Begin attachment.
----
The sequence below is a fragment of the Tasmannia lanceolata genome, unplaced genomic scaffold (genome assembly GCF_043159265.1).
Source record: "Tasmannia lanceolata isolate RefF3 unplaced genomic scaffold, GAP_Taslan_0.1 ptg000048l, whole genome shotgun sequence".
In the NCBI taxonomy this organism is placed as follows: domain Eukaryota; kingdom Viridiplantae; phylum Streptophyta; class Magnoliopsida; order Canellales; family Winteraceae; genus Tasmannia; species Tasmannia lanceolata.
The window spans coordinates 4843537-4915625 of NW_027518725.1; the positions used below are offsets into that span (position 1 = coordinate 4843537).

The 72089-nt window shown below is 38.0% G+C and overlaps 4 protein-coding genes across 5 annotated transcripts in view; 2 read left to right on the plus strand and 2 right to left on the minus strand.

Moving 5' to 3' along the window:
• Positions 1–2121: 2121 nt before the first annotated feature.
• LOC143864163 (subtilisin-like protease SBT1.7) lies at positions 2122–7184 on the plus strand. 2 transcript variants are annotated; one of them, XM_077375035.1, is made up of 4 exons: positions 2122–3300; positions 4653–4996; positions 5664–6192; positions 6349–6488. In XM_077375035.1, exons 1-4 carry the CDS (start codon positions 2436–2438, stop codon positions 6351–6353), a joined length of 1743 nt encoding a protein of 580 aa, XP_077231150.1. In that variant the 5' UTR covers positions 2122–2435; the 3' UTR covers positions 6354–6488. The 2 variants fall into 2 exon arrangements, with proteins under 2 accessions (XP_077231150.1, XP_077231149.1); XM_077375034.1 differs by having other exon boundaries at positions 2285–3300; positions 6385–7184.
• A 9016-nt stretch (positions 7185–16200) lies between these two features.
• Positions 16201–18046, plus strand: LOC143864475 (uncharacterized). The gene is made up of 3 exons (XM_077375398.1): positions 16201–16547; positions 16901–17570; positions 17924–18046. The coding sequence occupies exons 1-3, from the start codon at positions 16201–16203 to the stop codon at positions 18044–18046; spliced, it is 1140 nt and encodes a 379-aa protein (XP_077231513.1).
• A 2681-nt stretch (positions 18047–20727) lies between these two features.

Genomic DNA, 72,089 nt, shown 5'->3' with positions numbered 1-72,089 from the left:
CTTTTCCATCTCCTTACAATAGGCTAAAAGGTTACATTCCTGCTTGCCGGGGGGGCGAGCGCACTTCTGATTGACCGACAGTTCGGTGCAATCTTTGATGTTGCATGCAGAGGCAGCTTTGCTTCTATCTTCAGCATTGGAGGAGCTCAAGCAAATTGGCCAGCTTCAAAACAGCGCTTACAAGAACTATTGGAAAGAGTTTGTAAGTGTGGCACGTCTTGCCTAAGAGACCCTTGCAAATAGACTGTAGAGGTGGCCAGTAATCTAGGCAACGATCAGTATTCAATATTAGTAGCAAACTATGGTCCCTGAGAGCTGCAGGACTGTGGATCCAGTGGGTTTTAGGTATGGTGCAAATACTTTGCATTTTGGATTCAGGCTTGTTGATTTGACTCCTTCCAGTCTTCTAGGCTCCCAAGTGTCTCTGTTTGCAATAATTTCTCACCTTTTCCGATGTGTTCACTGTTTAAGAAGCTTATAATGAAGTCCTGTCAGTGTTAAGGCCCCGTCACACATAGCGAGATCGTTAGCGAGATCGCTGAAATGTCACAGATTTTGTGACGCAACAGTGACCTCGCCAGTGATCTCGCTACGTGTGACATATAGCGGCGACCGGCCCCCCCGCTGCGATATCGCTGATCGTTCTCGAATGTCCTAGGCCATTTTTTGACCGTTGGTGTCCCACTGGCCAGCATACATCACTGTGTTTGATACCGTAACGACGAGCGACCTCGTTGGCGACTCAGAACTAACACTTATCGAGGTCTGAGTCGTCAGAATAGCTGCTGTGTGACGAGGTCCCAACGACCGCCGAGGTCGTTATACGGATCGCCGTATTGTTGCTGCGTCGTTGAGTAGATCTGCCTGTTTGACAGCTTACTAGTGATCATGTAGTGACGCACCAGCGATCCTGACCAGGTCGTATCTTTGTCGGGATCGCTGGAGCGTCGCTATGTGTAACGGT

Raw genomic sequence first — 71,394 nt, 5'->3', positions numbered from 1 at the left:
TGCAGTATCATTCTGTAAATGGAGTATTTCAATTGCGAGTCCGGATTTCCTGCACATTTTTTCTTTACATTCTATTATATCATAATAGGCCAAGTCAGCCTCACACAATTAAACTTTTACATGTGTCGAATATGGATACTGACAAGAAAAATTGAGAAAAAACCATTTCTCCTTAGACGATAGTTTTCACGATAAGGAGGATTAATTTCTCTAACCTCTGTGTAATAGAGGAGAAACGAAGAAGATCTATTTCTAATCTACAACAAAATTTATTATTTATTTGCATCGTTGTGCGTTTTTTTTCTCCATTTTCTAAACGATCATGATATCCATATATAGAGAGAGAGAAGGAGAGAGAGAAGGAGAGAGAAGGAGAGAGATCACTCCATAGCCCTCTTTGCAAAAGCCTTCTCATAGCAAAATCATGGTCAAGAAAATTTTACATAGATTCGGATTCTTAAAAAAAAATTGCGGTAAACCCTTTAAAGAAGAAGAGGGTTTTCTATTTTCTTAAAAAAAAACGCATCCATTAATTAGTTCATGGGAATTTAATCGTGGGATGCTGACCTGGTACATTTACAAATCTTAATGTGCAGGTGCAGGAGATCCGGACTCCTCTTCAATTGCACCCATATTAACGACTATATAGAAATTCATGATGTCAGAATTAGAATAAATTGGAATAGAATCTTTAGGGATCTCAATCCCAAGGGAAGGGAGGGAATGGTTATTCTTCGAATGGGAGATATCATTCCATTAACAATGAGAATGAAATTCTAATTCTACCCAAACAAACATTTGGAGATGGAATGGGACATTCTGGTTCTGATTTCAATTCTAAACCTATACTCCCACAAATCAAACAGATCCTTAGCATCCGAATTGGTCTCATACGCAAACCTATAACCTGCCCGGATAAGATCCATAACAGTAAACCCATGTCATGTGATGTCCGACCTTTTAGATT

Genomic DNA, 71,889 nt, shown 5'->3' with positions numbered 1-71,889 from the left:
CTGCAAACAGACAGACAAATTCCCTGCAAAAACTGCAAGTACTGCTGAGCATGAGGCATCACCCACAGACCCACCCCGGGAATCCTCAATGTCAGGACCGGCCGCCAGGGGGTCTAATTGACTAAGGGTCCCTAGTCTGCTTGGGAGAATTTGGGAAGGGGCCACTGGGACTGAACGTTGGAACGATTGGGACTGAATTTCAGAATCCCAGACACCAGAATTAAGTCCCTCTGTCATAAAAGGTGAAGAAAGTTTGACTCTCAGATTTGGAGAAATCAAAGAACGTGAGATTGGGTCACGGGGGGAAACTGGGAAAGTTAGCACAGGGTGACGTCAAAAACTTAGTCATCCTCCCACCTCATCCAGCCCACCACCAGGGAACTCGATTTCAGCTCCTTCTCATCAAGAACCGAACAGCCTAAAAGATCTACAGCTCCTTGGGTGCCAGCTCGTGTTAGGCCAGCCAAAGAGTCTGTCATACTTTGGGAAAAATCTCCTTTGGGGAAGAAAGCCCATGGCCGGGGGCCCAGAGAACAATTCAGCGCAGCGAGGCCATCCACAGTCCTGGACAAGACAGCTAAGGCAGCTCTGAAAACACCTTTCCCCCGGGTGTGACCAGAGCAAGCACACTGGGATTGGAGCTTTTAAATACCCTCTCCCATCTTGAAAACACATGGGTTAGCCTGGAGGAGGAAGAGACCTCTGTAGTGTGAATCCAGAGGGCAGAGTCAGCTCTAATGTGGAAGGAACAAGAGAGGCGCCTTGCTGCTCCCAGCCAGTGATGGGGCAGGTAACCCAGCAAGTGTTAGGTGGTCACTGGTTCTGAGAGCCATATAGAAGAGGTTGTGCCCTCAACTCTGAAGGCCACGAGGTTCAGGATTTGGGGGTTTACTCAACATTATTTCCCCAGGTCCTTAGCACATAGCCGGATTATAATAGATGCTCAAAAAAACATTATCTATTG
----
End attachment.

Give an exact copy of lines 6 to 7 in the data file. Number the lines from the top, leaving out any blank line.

Moving 5' to 3' along the window:
• Positions 1–2121: 2121 nt before the first annotated feature.